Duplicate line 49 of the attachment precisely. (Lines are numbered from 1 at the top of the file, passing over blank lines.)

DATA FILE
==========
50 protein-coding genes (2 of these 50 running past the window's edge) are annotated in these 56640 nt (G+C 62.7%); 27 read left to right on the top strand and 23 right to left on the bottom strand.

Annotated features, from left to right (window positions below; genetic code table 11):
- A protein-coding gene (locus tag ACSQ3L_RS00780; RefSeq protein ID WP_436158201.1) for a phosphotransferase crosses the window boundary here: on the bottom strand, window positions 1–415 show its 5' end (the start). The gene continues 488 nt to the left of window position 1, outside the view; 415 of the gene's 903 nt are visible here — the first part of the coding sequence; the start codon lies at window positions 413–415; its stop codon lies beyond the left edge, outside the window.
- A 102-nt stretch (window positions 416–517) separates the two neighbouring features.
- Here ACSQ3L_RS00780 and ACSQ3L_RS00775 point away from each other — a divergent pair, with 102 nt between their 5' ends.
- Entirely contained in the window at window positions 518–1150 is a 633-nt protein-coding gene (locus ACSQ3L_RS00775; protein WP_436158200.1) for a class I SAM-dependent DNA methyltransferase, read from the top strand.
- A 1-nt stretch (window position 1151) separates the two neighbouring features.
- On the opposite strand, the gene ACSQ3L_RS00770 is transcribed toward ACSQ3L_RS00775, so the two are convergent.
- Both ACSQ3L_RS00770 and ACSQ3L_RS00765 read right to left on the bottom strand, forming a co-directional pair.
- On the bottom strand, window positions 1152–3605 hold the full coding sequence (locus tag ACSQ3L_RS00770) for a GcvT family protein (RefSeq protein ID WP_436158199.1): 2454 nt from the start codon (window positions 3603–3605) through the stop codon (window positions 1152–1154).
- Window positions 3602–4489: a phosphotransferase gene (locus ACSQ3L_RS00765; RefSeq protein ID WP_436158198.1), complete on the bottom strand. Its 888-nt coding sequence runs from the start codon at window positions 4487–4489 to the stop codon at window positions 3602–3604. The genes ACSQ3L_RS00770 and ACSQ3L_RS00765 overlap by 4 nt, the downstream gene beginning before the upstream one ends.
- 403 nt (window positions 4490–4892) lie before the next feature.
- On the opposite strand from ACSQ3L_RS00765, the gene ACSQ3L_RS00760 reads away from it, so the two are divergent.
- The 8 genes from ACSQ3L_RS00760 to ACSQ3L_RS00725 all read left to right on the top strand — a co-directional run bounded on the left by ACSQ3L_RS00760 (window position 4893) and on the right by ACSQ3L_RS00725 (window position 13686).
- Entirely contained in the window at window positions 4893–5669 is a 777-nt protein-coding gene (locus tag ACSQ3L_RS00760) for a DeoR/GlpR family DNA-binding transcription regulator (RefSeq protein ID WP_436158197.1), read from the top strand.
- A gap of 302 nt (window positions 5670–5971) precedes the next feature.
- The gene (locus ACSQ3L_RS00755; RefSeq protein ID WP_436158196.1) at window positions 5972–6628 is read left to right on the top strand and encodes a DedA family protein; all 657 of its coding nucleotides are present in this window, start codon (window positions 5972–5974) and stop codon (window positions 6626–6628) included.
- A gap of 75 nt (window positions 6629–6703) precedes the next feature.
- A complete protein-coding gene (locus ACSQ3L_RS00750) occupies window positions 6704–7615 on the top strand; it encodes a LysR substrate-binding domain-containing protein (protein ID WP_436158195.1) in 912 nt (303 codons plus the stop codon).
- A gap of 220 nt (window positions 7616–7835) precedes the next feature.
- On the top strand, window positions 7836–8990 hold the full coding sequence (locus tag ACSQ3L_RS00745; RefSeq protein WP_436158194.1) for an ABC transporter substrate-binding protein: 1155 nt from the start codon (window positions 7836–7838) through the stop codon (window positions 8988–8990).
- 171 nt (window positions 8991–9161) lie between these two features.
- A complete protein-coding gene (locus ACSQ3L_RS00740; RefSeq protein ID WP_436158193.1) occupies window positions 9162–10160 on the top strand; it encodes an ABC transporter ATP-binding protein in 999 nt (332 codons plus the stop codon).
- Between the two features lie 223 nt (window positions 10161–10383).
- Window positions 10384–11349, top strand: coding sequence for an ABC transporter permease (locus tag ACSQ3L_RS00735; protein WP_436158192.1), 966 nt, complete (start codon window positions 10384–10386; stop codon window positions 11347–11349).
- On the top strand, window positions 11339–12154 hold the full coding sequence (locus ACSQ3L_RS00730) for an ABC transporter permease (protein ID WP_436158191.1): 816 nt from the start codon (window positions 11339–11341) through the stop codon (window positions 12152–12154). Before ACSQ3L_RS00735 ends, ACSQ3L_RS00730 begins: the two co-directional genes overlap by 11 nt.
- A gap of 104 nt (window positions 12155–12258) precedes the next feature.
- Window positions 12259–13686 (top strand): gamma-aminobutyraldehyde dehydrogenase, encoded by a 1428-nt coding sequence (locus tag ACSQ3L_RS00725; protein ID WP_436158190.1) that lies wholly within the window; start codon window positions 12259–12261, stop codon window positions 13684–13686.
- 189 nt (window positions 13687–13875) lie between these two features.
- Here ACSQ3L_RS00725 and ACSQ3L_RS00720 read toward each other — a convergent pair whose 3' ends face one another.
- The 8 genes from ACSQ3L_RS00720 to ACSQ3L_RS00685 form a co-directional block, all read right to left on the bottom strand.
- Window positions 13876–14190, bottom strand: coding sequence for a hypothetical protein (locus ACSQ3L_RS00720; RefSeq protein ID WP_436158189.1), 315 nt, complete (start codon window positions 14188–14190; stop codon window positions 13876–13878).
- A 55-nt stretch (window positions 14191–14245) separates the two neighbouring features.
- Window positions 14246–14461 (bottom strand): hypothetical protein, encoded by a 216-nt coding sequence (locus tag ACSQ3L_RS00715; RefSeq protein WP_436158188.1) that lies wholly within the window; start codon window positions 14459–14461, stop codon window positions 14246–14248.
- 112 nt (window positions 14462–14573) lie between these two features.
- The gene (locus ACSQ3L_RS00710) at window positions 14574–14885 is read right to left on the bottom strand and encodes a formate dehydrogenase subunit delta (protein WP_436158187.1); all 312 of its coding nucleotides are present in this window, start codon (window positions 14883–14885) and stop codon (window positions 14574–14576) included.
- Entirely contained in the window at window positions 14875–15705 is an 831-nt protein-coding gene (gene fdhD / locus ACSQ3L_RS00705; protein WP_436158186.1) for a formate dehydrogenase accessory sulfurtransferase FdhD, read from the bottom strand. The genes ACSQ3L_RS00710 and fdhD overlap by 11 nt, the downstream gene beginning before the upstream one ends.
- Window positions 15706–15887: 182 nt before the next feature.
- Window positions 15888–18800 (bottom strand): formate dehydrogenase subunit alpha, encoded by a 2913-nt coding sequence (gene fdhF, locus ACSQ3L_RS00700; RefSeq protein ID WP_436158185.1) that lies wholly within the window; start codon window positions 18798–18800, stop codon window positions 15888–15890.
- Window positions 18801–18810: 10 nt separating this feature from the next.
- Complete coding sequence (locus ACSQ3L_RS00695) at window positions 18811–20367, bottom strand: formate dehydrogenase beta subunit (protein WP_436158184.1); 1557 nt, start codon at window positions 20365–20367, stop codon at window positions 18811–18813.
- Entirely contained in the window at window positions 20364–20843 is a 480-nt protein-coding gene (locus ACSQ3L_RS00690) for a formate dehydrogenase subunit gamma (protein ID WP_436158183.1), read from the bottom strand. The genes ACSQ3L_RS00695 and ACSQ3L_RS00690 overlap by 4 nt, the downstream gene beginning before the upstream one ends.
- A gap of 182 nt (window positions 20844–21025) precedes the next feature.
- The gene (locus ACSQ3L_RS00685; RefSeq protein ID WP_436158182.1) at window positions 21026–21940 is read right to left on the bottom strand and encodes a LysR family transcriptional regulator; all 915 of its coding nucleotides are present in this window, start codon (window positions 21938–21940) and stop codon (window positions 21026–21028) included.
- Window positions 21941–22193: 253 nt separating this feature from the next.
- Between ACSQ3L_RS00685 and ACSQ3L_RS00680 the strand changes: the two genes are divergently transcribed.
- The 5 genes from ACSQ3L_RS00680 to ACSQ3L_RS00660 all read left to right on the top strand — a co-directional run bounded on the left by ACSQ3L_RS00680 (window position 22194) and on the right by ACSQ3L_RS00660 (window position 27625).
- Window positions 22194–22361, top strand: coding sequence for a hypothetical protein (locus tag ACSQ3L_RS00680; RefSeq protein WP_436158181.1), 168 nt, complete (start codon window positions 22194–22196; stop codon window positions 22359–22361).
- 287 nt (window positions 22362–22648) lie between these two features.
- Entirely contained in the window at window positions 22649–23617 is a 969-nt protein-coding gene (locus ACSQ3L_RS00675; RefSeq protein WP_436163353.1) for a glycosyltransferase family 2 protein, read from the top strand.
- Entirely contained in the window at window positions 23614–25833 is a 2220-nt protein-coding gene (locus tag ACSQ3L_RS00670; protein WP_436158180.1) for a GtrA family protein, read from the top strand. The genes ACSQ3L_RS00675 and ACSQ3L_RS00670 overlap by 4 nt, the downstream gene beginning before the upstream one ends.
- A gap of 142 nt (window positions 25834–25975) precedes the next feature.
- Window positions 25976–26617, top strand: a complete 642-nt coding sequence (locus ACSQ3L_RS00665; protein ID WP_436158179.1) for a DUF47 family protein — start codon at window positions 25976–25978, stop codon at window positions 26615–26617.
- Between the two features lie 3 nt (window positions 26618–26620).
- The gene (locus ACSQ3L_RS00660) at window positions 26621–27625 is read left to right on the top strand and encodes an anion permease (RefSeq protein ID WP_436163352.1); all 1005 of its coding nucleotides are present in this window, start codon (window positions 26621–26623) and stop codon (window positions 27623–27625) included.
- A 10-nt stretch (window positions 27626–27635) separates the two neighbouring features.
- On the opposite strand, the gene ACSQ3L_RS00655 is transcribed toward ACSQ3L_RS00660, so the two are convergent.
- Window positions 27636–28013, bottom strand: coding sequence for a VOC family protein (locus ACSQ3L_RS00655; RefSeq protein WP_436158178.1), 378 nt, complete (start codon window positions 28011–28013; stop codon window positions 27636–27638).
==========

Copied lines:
- 287 nt (window positions 22362–22648) lie between these two features.